Tag Archives: Labour

Cartographies of Baltic labour resistance

Note from LeftEast editors: This article originally appeared on Andreas Bieler’s blog: Trade unions and global restructuring . The conjuncture between the thirtieth anniversaries of the fall of the Berlin Wall and the disintegration of the USSR is an apt occasion to revisit the trajectories of change in the post-Soviet space. In their article ‘Baltic Labour in the Crucible of Capitalist Exploitation: Reassessing “Post-Communist” Transformation’, recently published in the Economic and Labour Relations Review, Andreas Bieler and Jokubas Salyga assess ‘post-communist’ transformation in the Baltic s ..

We Asked on the Legacy of Corbynism: Adela Gjorgjioska

What has the Corbyn project meant – as a model, an inspiration, or otherwise – to you and people in the milieu(x) in which you organize? By 2015, when Jeremy Corbyn became leader of the Labour Party, I had already moved out of the UK after living there for 10 years. Perhaps it would be more accurate to say that I wasforced out by a series of expensive, exhausting and emotionally draining visa extension processes. So, as a non-EU migrant, I had already experienced institutional xenophobia long before the Brexit saga brought it into the mainstream. Residence status strongly affects one’s relationship ..

We Asked on the Legacy of Corbynism – Matan Kaminer

What has the Corbyn project meant – as a model, an inspiration, or otherwise – to you and people in the milieu(x) in which you organize? The consistent left in Israel is mostly made up of Palestinian citizens, organized in the Communist Party and its front group Hadash/al-Jabhah, the liberal-nationalist Balad/Tajama’u (who both form part of the Joint List parliamentary formation) and smaller extra-parliamentary formations like Abnaa’ el-Balad. These have generally been sympathetic to Corbyn due to his support for the Palestinian cause, but I don’t get the impression that they have been following ..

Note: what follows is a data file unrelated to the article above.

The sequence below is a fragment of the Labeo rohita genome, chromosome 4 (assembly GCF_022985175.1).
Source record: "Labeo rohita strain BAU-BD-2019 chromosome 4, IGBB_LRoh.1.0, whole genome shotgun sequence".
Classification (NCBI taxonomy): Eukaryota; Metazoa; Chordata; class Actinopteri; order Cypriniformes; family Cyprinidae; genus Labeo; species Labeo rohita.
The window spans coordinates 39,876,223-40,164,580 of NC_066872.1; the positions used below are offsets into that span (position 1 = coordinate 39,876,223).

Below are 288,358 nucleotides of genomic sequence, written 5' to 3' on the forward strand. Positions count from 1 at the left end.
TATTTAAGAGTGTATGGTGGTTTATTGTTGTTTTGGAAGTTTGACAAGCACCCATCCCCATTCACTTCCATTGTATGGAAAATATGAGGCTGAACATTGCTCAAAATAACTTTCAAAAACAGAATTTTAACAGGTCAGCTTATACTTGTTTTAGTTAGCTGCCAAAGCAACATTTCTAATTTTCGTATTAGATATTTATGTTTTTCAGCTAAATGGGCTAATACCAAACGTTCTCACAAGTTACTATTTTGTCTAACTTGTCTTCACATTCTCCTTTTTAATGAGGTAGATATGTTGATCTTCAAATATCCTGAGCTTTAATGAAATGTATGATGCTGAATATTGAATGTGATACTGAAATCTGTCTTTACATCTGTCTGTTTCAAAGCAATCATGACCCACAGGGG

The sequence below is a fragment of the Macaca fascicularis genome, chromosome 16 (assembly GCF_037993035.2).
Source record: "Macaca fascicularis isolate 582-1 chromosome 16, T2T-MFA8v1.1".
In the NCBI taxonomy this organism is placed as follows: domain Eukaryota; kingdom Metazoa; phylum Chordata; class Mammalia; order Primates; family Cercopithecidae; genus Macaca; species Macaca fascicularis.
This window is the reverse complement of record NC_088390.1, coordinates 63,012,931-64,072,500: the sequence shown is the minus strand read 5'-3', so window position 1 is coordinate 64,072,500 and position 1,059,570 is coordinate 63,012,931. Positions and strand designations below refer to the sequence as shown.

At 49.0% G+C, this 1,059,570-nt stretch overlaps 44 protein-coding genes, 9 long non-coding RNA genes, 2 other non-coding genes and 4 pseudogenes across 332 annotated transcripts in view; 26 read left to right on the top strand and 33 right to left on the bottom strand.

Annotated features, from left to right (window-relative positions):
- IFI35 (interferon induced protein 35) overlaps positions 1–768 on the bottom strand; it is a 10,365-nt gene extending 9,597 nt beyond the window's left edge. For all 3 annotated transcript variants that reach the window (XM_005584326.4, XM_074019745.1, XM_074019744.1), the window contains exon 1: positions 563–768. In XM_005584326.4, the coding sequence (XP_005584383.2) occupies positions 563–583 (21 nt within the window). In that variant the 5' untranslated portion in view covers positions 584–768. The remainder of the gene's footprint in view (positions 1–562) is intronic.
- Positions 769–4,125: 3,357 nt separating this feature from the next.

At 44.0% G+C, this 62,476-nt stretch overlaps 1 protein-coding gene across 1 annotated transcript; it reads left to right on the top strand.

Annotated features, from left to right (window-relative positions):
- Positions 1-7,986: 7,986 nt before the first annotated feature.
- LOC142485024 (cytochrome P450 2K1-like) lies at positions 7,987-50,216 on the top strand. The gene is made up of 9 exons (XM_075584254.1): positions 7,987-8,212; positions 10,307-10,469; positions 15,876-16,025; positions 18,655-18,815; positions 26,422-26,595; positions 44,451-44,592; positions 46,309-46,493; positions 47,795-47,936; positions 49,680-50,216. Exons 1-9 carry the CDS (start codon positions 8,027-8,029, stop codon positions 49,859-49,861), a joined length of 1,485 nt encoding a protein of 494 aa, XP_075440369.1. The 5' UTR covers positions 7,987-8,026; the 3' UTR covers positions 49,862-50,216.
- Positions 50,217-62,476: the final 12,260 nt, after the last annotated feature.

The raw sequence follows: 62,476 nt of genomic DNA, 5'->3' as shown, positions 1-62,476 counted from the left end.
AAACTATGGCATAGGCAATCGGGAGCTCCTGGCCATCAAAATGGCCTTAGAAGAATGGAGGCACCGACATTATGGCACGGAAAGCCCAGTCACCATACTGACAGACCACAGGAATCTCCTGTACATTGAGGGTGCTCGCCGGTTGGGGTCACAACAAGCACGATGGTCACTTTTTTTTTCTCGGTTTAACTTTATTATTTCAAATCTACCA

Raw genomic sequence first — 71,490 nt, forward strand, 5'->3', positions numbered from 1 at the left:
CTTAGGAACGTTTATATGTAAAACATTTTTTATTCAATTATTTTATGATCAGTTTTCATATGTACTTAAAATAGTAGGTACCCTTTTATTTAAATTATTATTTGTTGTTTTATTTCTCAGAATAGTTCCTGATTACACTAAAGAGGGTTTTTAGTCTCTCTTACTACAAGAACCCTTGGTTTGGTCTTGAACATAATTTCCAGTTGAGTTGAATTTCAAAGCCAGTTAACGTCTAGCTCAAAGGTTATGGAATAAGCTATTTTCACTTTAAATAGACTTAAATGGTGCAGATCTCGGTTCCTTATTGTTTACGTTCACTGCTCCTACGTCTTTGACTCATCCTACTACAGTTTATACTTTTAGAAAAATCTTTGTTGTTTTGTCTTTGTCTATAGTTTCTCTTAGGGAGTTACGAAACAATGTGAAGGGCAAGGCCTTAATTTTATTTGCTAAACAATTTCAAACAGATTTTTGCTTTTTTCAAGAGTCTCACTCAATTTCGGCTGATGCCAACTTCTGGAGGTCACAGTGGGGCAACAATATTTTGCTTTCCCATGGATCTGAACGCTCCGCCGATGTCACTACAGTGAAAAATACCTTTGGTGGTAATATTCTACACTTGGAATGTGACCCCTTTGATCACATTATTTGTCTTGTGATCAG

We Asked on the Legacy of Corbynism: Sorin Gog

What has the Corbyn project meant – as a model, an inspiration, or otherwise – to you and people in the milieu(x) in which you organise? In the Central and Eastern European region, Romania stands out as one of the countries that has adopted some of the most radical neo-liberal reforms in the past three decades of post-socialist transformation. Starting with the shock therapies, economic restructurings and privatizations of the mid-90’s and ending with the structural reforms and austerity policies adopted after the 2008 financial crisis, Romania has become deeply entrenched in neo-liberal reforms ..

We Asked on the Legacy of Corbynism: Mariya Ivancheva

What has the Corbyn project meant – as a model, an inspiration, or otherwise – to you and people in the milieu(x) in which you organize? What was at stake with this project was in equal measure painfully distant and painfully close to the contexts I am immersed in, and to an extent represent. In both the UK and in Bulgaria, I would be quite similar to the part of the UK Left that has been eating humble pie about the electoral loss: urban, university-educated, cosmopolitan left-wing voters. In both cases, this is a new Left with two further shared characteristics. First, we are fighting with ghosts fro ..